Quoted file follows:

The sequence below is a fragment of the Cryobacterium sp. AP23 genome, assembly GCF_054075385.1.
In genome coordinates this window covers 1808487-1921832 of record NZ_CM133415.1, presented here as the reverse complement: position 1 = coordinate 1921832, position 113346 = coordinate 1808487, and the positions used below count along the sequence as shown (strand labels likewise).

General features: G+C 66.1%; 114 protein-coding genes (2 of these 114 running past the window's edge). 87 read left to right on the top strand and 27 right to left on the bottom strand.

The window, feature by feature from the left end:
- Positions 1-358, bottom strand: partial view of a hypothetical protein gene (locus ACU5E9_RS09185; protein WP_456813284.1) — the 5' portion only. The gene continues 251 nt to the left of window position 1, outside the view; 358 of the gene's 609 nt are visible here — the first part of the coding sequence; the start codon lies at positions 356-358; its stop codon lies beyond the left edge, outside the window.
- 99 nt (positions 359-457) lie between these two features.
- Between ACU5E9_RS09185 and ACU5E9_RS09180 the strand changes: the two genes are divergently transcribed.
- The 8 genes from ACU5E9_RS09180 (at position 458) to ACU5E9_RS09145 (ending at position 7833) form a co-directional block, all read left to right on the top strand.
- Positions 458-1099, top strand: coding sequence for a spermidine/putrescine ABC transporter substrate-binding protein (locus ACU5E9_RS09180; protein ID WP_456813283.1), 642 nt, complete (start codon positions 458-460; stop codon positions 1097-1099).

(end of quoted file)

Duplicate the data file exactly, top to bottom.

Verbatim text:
The sequence below is a fragment of the Cryobacterium sp. AP23 genome, assembly GCF_054075385.1.
In genome coordinates this window covers 1808487-1921832 of record NZ_CM133415.1, presented here as the reverse complement: position 1 = coordinate 1921832, position 113346 = coordinate 1808487, and the positions used below count along the sequence as shown (strand labels likewise).

General features: G+C 66.1%; 114 protein-coding genes (2 of these 114 running past the window's edge). 87 read left to right on the top strand and 27 right to left on the bottom strand.

The window, feature by feature from the left end:
- Positions 1-358, bottom strand: partial view of a hypothetical protein gene (locus ACU5E9_RS09185; protein WP_456813284.1) — the 5' portion only. The gene continues 251 nt to the left of window position 1, outside the view; 358 of the gene's 609 nt are visible here — the first part of the coding sequence; the start codon lies at positions 356-358; its stop codon lies beyond the left edge, outside the window.
- 99 nt (positions 359-457) lie between these two features.
- Between ACU5E9_RS09185 and ACU5E9_RS09180 the strand changes: the two genes are divergently transcribed.
- The 8 genes from ACU5E9_RS09180 (at position 458) to ACU5E9_RS09145 (ending at position 7833) form a co-directional block, all read left to right on the top strand.
- Positions 458-1099, top strand: coding sequence for a spermidine/putrescine ABC transporter substrate-binding protein (locus ACU5E9_RS09180; protein ID WP_456813283.1), 642 nt, complete (start codon positions 458-460; stop codon positions 1097-1099).